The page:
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WorkLife Resource Center sees a growing demand for guidance on workplace flexibility

By Audrey Adelson | Emory WorkLife Resource Center | May 15, 2013

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Over the past year, the Emory WorkLife Resource Center has experienced an increased demand for guidance around how to create a more flexible work environment on campus. iStock.

Over the past year, the Emory WorkLife Resource Center has experienced an increased demand for guidance around how to create a more flexible work environment on campus.  

Five years ago when the center first launched, requests of this nature tended to come from individual employees seeking a flexible work arrangement to help them better manage their work and personal responsibilities.  

Flexibility has long existed on the University campus, but was often kept quiet and handled privately between managers and their staff. Limited understanding about best practices and inconsistent knowledge about the management of flexibility led some to have questions about trust and equity.

Today, the University is beginning to use flexibility more strategically to help with attracting and retaining top talent by:

  • respecting the diversity of its workforce
  • increasing engagement and productivity
  • helping employees to better manage stress and take better care of themselves  

The Emory WorkLife Resource Center has been invited into business units from various areas across campus to help their leaders and employees learn more about best practices, assessing job suitability, educating them about how to a manage flexible workforce and using technology to maintain seamless and efficient work operations.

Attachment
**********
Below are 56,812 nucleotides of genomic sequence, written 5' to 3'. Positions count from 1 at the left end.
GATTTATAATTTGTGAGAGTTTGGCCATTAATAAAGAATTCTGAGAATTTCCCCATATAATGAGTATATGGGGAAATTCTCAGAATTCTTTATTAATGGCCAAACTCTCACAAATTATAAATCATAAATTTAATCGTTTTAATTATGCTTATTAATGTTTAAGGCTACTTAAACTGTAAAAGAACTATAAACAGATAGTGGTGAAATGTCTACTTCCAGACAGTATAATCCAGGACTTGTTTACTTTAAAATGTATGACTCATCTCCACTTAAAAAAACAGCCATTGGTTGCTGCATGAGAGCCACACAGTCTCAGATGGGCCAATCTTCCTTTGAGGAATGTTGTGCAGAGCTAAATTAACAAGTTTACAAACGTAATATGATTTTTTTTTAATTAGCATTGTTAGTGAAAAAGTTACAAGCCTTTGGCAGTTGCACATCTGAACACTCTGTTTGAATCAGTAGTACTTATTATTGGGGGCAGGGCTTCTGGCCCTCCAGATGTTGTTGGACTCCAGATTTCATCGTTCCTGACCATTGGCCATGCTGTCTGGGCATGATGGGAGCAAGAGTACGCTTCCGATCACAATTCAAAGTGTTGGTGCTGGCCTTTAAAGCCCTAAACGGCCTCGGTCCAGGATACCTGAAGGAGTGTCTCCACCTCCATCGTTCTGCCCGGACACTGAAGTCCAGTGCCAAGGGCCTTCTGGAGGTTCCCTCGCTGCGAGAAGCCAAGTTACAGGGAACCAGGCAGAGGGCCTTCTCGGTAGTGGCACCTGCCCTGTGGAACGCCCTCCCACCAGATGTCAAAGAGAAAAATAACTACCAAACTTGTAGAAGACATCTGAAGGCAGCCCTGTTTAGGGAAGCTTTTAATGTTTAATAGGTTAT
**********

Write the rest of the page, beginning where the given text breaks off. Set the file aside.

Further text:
Area leaders and managers are looking for innovative new approaches to how, where and when work can be accomplished, as well as how to better support a workforce that has been feeling impacted by a sluggish economy and managing heavy workloads. Employees are interested in flexible work arrangements as way to improve performance and efficiency both at home and at work.  

This demand for greater workplace flexibility is expected to increase as we begin to experience a shortage of highly skilled workers, employees respond to increasing caregiving demands and advancements in technology continue to accelerate the pace at which we work.

With more women in the workforce than ever before — many of whom are breadwinners — most families today don’t have anyone at home taking care of personal responsibilities. Men are taking on a much greater role on the home front. A need to work more flexibly is not something employers can afford to do just to be nice anymore. Creating a flexible work environment is something employers need to include strategically today.  

To learn more about flexible work arrangements or how to create a more flexible work environment for your unit, contact Audrey Adelson at 404-727-1261. Follow the WorkLife Resource Center on Twitter to keep up with current research and discussion about workplace flexibility.